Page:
Cultural Omnivore No. 11

A Listing of What We Love


The Invisible Man,©Gordon Parks

“As a photographer, film director, composer, and writer, Gordon Parks (1912-2006) was a multi-disciplinary artist whose art and advocacy for social justice still resonates in contemporary culture. In collaboration with the Gordon Parks Foundation, this second half of a two-part exhibition will focus on some of Parks’ most celebrated and iconic imagery; demonstrating his abilities as a photographer and journalist who moved just as seamlessly documenting everyday life and injustice facing African American families across the country, framing his subjects with compassion amidst unvarnished reality.” Through MARCH 24, 2018, Jack Shainman Gallery, 524 W 24th Street, NYC


Edited by: Pat Hackett
Publisher: Grand Central Publishing (November 11, 2009)
Publication Date: November 29, 2009
840 pages
Buy Here

The Andy Warhol Diaries is a posthumous work by the American artist Andy Warhol and was edited by his frequent collaborator and long-time friend, Pat Hackett. The book begins on November 24, 1976 and ends eleven years later on February 17, 1987, just five days before his death.” – Wikipedia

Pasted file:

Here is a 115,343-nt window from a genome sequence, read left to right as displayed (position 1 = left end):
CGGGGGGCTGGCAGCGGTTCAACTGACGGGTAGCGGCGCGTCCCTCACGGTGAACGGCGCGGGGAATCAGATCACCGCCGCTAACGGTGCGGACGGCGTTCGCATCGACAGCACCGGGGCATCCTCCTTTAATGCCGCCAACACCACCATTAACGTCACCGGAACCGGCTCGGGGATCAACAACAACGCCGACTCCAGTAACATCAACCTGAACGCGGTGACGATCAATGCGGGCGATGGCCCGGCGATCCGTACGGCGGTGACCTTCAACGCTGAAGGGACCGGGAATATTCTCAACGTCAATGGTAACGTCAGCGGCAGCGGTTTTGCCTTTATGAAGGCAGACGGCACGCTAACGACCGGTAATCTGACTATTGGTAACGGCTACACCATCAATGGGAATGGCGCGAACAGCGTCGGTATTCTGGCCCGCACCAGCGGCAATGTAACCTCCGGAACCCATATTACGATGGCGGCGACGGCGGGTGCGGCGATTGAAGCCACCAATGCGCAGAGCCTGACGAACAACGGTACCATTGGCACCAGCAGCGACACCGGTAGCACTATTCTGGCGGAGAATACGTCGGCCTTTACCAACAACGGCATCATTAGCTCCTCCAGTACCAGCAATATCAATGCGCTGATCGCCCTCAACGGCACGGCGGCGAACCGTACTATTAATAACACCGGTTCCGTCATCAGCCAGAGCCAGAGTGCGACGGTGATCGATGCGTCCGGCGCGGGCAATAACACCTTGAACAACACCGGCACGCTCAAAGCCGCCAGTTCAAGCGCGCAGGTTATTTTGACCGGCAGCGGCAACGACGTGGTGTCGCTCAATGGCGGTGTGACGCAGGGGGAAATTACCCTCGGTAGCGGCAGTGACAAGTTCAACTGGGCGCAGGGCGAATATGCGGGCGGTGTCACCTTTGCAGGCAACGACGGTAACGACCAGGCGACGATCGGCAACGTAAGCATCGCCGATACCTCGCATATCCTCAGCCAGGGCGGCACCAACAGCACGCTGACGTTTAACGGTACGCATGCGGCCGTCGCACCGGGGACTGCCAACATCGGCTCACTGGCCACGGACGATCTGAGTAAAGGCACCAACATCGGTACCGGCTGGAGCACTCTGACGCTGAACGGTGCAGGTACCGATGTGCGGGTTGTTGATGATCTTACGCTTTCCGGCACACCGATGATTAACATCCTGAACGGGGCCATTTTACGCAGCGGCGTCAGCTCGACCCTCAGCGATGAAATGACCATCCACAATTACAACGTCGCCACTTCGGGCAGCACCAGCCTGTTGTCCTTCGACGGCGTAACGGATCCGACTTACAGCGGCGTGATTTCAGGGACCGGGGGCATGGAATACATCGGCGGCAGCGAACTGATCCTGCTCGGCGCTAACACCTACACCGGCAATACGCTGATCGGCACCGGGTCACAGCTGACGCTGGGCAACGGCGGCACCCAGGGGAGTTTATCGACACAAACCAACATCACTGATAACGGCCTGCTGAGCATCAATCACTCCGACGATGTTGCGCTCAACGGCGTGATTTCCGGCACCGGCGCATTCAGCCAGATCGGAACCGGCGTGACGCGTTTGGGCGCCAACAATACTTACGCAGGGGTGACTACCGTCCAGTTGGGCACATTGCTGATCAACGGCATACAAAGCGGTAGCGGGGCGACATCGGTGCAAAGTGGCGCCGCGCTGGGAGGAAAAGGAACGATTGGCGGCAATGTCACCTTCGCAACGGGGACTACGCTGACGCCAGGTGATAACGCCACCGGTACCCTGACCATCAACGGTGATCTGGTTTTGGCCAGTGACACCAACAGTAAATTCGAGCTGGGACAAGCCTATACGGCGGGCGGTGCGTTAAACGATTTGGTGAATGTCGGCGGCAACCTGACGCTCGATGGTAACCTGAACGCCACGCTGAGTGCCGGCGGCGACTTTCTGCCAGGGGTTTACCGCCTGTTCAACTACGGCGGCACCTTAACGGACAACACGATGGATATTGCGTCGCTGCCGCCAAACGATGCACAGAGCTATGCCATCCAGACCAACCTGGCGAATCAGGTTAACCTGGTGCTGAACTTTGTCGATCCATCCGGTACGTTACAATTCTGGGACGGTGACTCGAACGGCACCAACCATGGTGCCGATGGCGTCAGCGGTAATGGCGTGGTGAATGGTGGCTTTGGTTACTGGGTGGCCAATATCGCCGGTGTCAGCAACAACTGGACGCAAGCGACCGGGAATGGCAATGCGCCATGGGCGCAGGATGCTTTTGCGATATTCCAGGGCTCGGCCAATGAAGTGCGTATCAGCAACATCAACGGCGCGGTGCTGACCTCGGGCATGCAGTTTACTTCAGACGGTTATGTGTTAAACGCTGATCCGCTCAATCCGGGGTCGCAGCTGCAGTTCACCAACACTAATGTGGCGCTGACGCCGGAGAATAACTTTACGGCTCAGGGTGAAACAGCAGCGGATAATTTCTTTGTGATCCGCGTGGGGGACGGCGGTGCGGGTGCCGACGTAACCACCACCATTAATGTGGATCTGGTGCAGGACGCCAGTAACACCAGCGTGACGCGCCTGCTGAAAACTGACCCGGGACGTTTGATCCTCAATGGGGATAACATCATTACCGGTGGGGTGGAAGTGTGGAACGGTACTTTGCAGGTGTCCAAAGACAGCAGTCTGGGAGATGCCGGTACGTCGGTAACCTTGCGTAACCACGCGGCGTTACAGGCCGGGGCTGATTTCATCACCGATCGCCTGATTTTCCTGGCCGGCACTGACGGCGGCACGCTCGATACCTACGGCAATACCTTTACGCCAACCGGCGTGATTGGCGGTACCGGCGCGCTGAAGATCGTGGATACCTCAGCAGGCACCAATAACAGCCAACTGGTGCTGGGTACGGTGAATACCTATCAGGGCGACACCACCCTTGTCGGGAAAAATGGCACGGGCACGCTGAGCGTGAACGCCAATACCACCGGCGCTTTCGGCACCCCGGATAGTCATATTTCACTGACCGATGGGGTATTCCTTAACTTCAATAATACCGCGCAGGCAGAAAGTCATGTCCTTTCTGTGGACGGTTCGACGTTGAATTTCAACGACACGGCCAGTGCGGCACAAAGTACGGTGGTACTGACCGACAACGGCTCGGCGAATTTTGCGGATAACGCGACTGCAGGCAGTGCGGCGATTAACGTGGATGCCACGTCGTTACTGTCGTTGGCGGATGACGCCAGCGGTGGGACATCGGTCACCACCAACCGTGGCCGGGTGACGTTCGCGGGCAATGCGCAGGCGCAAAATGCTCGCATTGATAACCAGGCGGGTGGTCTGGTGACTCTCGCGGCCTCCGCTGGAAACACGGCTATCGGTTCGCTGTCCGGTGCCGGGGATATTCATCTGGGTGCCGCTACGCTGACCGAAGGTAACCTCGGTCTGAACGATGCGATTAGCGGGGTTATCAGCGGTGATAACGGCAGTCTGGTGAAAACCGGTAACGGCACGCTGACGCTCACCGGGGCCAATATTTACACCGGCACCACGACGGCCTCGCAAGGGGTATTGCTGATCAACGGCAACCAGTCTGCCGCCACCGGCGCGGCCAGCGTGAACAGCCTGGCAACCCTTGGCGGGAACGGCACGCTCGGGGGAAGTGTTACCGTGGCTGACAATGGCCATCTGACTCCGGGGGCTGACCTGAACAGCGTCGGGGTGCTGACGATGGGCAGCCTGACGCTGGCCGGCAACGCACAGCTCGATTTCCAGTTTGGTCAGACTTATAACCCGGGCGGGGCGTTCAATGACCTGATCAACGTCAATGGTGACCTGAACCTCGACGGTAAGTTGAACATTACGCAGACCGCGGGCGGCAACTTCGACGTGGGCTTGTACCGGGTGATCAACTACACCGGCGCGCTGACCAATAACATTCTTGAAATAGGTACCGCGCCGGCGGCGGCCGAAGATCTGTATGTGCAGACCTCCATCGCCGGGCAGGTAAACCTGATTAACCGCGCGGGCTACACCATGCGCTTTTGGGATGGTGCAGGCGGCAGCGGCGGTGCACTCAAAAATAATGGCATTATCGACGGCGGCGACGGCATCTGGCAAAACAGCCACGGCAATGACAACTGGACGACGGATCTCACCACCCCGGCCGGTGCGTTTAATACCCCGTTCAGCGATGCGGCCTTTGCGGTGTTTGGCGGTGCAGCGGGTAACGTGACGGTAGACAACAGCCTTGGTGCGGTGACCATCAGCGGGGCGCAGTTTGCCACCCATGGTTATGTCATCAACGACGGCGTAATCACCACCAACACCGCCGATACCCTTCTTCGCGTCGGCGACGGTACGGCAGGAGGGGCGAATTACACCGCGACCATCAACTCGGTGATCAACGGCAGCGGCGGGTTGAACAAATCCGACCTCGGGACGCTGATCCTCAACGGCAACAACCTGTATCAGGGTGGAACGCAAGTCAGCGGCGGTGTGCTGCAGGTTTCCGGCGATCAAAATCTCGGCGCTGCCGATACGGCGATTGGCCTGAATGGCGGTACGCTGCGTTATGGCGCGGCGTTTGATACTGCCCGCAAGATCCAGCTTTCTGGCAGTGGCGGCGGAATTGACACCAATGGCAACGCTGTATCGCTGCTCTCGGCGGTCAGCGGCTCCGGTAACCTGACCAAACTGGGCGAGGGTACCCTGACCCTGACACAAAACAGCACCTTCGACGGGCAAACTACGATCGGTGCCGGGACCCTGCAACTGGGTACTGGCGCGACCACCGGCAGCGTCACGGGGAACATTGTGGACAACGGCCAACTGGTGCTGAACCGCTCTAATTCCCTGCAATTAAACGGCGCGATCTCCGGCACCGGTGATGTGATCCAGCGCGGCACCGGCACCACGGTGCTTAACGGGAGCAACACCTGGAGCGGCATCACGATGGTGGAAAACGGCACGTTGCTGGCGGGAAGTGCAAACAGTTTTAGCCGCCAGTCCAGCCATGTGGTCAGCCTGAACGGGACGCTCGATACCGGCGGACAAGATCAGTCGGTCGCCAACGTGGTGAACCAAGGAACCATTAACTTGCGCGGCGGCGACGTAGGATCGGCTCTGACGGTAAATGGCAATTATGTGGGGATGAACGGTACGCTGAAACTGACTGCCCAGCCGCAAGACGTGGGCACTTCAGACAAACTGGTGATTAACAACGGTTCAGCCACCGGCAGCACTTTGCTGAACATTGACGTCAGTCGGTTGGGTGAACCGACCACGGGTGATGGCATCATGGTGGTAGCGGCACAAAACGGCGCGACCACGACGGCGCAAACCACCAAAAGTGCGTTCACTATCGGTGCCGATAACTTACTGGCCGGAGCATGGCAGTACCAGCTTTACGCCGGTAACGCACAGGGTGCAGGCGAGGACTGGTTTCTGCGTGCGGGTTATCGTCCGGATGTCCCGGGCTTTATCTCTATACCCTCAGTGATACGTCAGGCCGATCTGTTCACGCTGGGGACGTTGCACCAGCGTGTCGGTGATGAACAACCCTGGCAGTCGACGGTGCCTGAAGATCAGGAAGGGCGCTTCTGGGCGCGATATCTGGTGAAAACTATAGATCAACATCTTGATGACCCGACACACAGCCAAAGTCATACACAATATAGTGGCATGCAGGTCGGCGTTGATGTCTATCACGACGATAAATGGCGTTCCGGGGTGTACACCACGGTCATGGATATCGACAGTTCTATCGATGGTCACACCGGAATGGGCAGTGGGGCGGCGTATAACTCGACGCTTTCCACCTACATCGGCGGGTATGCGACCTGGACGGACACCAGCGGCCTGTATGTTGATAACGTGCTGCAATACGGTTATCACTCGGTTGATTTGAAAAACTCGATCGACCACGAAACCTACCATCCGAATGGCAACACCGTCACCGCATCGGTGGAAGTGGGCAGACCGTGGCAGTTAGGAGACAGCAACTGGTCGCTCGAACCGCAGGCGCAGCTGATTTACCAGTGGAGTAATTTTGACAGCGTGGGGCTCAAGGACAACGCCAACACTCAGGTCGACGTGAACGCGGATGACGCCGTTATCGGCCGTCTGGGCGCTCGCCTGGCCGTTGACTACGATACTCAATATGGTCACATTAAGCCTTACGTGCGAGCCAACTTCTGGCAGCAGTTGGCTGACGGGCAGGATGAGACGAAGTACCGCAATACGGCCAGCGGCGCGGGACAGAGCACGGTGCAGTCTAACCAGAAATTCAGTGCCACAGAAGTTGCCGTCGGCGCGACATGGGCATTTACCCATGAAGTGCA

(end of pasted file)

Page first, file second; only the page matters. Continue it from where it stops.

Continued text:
Director: Griffin Dunne
Stars: Hilton Als, Tom Brokaw, Dick Cheney…

“Literary icon Joan Didion reflects on her remarkable career and personal struggles in this intimate documentary directed by her nephew, Griffin Dunne.”


Artist: Galaxie 500
Album: On Fire

A rougher but no less melodic interpretation that breaks the iconic Joy Division song down to its elemental melancholic essence.

Lyrics: “I’ll break them down, no mercy shown
Heaven knows it’s got to be this time
Watching her, these things she said
The times she cried
Too frail to wake this time.”


Photograph: Patrick Swirc for the Observer

Web: Sophie Calle: ‘What attracts me is absence, missing, death…’

Writer: Eva Wiseman
The Guardian
July 2, 2017

Opening Paragraph:
”It is extremely important to Sophie Calle that she is able to disappear at a moment’s notice. That tomorrow she could lock the door behind her and become somebody else, somebody other than an artist whose 38-year career has involved documenting and exhibiting the most intimate details of her life. Calle’s father (the man she says she became an artist for, as a metaphorical seduction) died two years ago; her mother (whose deathbed she filmed, showing her final breaths at the Venice Biennale) in 2006. Last year her cat died – she is making an album about him. “My last dependent. Which means that now I could leave in one hour, forever. And maybe one day, I’ll use that.”“